Epilogue: The Last Day


Epilogue: The Last Day


It is the last class of the last day of my teaching career.  What can I say and do and be in this moment?

We are sitting in a circle again, and my students are all intensely aware that it is for the last time.  Since I’m retiring in one week, it’s the last time for me as well.  The trees outside our windows are in full summer glory, bright yellow-green leaves on the Yellow Poplar tree, and a blue sky with no clouds.  The sunlight pouring into the room is so strong that I’ve even turned off the table lamps.

As always, my students are convinced they will stay in touch, but I know their lives will sweep them up and I will never see most of them again.  In the past, some of them would stop by the following year or two to visit, but of course this time I won’t be here either.  It’s a poignant and bittersweet moment for all of us. 

For the past hour, we’ve been talking about the year, the highs and lows, the wonderful and exciting moments, the crazy demonstrations - they get particularly enthused talking about my walking barefoot on broken glass, crushing it underfoot with an audible snap and how Jasmine actually rushed out of the room so she wouldn’t have to watch.  Or the time that Steve smashed my hand as hard as he could with a heavy hammer - of course, I had it on the front table and there was a massive cylinder of iron resting on it so that I barely felt the impact - but it looked and sounded particularly dangerous.  In fact, almost every time I said the phrase “You know, I haven’t done anything dangerous lately”, it was usually followed by a cheer.

And now, they are recalling a few catastrophic failures.  Some demos have gone terribly wrong, like when the student who was supposed to throw a raw egg as hard as he could at a sheet held loosely by two frightened students, only to miss and smash the egg against the wall instead.  Or, speaking of eggs, the time I was videotaping the Egg Drop Contest, and one team’s contraption (designed to protect a raw egg) on its way down from the fourth floor of the stairwell hit me holding the camera on the third floor and splattered me with raw egg.  My reaction, none too civil, was of course recorded for posterity.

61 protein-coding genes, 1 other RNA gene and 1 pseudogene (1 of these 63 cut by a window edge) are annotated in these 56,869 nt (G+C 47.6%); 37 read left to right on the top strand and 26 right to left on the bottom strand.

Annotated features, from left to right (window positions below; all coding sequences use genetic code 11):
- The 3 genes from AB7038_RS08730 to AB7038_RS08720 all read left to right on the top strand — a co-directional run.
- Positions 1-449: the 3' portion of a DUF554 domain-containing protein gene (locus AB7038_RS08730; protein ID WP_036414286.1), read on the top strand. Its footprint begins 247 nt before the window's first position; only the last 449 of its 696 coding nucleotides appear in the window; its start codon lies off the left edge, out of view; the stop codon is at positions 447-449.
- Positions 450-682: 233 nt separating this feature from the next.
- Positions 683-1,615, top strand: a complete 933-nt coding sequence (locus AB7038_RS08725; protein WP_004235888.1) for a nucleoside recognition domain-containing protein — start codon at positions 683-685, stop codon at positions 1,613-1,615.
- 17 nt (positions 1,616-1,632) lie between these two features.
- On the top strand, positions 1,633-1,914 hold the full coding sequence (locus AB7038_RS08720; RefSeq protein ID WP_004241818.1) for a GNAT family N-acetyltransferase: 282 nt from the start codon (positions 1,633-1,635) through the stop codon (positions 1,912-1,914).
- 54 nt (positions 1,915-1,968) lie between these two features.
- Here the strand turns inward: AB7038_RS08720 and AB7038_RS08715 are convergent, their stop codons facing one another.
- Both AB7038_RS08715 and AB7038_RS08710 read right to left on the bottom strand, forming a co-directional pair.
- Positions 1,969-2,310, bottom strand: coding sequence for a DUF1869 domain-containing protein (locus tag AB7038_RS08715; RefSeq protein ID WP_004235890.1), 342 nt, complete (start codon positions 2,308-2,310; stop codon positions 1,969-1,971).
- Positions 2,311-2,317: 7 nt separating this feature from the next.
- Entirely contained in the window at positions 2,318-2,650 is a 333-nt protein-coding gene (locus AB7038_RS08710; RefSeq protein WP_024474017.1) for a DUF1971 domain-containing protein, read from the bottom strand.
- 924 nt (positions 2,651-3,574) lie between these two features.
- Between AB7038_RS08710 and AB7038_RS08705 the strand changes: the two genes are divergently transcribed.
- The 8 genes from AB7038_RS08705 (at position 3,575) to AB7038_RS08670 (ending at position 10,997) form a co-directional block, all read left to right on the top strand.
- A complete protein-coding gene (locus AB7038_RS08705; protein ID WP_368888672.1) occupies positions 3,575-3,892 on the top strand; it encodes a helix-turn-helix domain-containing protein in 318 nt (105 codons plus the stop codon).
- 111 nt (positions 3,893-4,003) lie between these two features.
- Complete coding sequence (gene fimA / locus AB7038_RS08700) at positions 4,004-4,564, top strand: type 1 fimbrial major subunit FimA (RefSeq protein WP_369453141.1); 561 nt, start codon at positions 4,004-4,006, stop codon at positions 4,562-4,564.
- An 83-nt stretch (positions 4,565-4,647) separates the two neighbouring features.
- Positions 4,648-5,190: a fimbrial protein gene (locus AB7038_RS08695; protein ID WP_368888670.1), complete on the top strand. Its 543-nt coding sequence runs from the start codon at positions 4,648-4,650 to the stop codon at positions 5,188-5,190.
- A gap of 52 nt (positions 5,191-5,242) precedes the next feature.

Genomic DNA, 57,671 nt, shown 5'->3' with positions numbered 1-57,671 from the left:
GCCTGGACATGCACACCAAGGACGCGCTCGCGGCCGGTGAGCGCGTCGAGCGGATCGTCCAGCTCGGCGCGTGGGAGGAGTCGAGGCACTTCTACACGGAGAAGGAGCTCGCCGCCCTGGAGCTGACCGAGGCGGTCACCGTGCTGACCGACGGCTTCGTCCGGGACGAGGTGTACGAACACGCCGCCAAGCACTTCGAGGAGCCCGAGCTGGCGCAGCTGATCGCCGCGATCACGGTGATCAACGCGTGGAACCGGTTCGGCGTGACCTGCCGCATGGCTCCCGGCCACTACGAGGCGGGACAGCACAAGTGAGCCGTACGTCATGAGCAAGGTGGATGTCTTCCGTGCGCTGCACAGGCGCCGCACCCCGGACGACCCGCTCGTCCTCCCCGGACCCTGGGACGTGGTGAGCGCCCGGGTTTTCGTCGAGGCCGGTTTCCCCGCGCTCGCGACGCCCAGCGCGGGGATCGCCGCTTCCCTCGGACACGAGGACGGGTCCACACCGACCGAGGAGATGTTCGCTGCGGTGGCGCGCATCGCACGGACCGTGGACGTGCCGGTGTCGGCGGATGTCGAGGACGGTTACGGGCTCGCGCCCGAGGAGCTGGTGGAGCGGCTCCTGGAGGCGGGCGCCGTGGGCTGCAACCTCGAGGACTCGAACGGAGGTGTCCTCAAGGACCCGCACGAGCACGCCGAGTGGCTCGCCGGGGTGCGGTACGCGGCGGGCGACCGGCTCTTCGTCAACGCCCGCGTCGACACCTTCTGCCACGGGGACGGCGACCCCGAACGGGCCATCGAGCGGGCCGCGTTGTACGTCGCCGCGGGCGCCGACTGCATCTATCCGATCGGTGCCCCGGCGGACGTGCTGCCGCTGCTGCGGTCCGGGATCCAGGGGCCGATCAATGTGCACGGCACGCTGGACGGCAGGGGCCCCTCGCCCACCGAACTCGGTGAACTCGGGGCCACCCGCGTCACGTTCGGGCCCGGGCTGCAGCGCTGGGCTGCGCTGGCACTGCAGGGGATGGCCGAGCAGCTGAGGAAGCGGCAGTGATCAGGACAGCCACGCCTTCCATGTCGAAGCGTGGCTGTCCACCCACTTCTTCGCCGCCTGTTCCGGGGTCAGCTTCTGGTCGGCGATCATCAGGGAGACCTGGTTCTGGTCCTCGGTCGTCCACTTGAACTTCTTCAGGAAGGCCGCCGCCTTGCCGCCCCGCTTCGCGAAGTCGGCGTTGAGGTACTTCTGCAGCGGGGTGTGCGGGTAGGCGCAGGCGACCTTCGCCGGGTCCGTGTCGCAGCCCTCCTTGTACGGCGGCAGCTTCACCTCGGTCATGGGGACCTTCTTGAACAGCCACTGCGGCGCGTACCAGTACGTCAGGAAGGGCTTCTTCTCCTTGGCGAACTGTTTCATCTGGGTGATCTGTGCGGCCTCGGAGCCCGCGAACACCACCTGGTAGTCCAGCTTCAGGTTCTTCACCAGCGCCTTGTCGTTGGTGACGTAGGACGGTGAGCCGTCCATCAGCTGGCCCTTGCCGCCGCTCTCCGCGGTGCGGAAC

They are also talking about the more important things, the way the class evolved, the way their attitude about school has changed, the remarkable things that happened in their study groups. The conversational learning, the sheer amount of physics that they have actually learned.  How they see themselves differently.  It is moving stuff.

As always, as we are talking, I’m aware of the clock.  There’s only a couple of minutes left.   

“Look around,” I say.  “We have formed something in this room that is extraordinary.  What you have accomplished this year in this room is nothing short of miraculous, and yet we did it, day by day, without even thinking about the miracle itself.  We all became something larger than ourselves, and that made us successful together.  Remember how you felt that first day when you walked in this room?  Can you even remember how most of these people were strangers to you?

“Whatever you do next in your life, you are likely to be part of an organization that is bigger than yourself, whether it’s college or work or the army.  You now know something that many people do not - it is possible, no matter how impersonal and large an institution is, to do truly satisfying and human work.  If we can do it in this school, you can do it anywhere.  

“And you also know that you can’t wait for someone else to make it happen.  It is your job to take responsibility of what you do, just like it has been in this class.  No one made you work hard, or work well with your study group, or learn how to recover when you make mistakes - you did that.  And now you know that you are able to do it.  Now you know that what we did here wasn’t a miracle, it was a bunch of people doing what people do best, being part of something larger than themselves and doing more together than they thought was possible.  That’s the real lesson of this year, and I hope you all know it.

“It as been a deep pleasure working with you.  Thank you.”

There is a moment, one last, long, poignant moment, of feeling at one with this being that we have become, and then the last bell rings, there are whoops of liberation, hugs and handshakes, real tears at the end of something precious and transient — this wonderful, messy, vital thing we have created — and then they are gone.